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It's been a Looooong time since I posted, but I've been working on the layout, unfortunately at a snails pace.  I wanted to post some pictures of the foam mountains I am attempting to create and share some of the methods I have used so far.  They are not complete, but my goal is to have them painted by Thanksgiving (Family comes over then).

The first set of mountains I constructed were built using wooden bases, cardboard, brown rolled paper (Found at any hardware store), and hydrocal (in molds & brushed on).  After I got the structure to my liking then I used dyes to add color to the mountain.  When that phase was completed I used Scenic Cement and placed the ground cover and other scenery items on the area.  I initially used hot glue for the trees but some have taken a few hits (this will happen with three boys at home) so I need to come up with a new method for those.

Now onto the second set of mountains.  I decided to try using foam after seeing the results several people have achieved.  I went with 2" foam board, 4 x 8 sheets.  I cut the foam with a retractable knife into 4' sections, approx. 6-10" wide, shaped to the desired landscape.  I also had to place some pieces vertically due to the curves.  I then used liquid nail, low expanding foam, and screws to secure the foam into place.  Note:  I also purchased (1) 1" 4 x 8 foam sheet for fill areas.  Once I got the foam secured I used a hot wire carving/knife tool set that I got on Amazon (This works wonders).  Afterwards I used a nail puller/cats paw tool to beat up the foam.  This is as far as I've gotten.  My plans are to fill some odds & ends areas, shape them, beat up a few sections, then use quilted batting on the sections that are not rock faced.  I purchased a power sprayer last year and will use it, along with brushes, to paint the foam and batting a dark brown.

Any comments, questions or suggestions are welcome, I hope this helps anyone looking to start the scenery part of their layout.  I know that the pictures others have posted on this forum have greatly aided me and I'm hoping to repay by inspiring someone else.

DarrenIMG_3219IMG_3218IMG_3217IMG_3216IMG_3215IMG_3214IMG_3177IMG_3178IMG_3180IMG_3182IMG_3183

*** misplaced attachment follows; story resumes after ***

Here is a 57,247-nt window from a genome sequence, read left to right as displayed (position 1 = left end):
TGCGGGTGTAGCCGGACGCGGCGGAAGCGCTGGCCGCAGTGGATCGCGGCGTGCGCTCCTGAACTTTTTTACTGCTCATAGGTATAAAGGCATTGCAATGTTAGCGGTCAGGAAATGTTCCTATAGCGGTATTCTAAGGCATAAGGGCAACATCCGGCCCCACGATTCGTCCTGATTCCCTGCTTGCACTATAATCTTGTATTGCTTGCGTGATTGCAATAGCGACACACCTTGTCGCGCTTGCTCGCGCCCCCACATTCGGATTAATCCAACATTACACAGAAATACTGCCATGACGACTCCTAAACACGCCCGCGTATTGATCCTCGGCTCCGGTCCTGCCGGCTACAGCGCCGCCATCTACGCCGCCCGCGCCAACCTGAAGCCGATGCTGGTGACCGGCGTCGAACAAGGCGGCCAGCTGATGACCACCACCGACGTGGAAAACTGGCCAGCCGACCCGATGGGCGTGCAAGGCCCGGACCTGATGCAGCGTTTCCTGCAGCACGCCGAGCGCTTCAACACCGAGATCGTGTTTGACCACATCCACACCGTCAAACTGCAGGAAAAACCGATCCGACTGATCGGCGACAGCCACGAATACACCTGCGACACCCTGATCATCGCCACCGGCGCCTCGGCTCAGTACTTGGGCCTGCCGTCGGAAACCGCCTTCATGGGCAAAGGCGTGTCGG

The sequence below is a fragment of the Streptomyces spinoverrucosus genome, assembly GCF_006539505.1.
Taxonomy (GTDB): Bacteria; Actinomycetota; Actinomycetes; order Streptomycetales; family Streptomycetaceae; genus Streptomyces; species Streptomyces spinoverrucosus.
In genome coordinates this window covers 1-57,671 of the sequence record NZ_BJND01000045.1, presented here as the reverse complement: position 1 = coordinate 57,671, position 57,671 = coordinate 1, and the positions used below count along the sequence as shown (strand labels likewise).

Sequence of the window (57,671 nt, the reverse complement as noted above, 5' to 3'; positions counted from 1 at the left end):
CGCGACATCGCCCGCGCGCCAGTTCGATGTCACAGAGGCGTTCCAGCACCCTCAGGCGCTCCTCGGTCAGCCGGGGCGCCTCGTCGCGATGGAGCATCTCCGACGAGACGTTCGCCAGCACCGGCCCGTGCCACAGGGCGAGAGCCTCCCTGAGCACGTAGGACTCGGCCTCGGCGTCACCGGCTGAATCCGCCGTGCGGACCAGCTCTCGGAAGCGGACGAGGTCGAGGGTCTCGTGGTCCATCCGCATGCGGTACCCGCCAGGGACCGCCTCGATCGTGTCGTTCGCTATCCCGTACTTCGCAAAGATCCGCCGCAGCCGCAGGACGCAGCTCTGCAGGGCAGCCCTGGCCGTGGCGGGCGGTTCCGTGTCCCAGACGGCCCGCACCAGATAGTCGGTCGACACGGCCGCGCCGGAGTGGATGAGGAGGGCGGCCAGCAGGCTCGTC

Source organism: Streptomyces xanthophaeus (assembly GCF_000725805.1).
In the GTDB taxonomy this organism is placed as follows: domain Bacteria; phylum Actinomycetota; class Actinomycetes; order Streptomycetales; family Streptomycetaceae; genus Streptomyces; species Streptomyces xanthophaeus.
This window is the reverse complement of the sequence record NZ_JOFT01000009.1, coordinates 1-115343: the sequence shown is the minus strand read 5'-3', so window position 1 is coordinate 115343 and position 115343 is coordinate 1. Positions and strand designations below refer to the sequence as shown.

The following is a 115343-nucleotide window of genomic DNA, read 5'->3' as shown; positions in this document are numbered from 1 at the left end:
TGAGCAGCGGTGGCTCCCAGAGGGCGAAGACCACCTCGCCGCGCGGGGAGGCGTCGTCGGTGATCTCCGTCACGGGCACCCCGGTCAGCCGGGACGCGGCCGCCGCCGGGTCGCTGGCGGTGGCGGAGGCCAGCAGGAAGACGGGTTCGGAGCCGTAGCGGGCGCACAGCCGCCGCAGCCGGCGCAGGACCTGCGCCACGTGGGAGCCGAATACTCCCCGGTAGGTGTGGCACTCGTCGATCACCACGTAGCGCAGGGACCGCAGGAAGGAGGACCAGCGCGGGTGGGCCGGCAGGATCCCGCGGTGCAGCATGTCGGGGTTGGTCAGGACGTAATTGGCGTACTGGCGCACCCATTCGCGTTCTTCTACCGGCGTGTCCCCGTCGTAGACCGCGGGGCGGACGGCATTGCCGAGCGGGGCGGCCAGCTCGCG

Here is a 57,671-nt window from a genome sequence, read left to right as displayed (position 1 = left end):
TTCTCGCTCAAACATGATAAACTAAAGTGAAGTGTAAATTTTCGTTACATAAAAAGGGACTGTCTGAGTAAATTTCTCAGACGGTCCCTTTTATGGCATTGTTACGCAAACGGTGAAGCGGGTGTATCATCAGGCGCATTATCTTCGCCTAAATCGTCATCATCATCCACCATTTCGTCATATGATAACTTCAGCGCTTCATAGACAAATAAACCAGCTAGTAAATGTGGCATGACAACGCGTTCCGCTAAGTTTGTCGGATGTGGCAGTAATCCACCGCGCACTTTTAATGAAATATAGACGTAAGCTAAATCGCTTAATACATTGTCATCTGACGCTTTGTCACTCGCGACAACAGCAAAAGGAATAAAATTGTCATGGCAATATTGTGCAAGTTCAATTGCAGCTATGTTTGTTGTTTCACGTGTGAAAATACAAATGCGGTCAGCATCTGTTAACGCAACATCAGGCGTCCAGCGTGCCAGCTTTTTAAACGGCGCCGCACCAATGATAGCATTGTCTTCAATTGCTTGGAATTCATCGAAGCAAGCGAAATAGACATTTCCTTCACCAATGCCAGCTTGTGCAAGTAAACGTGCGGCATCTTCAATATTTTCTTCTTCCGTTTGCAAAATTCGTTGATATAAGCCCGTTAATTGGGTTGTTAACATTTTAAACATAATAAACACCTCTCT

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Last edited by Darren Caruso
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Thank you for the positive comments, can't find too many of those these days, and thank you for the ideas.  I forgot to mention that my final shaping step for the foam is to use a angle grinder with different size discs, but I plan to try the wire brush.

The foam cutter I bought off of amazon is listed as:  Winon Hot knife foam cutter, retails for $22.  I also got the quilted batting there.  I found a video on Youtube.  The individual uses a glue called "Modge Podge" on the foam, then places the quilted batting on.  After the glue dries he hand paints the batting.  The end results are impressive.  I plan to use the batting on the tops of the foam formations.

I used a total of 6 sheets of foam.

The layout is "L" shaped, approximately 28' x 30', varying widths.  It is all one connected loop with the trains travelling from top to bottom then back up.

Darren

Impressive work Darren.  One of the great things about rigid foam is its light weight.  I made this corner mountain with foam modules so it can be taken apart if I need access to the track inside the tunnels.

A hot wire doesn’t make enough mess for me.  I used a keyhole saw or steak knife for the cuts and a wood rasp/60 grit sandpaper for shaping. I used mold-a-scene/sculptamold for final shaping.

2016-01-12-50312016-02-04-50722016-02-23-51472016-03-24-5189

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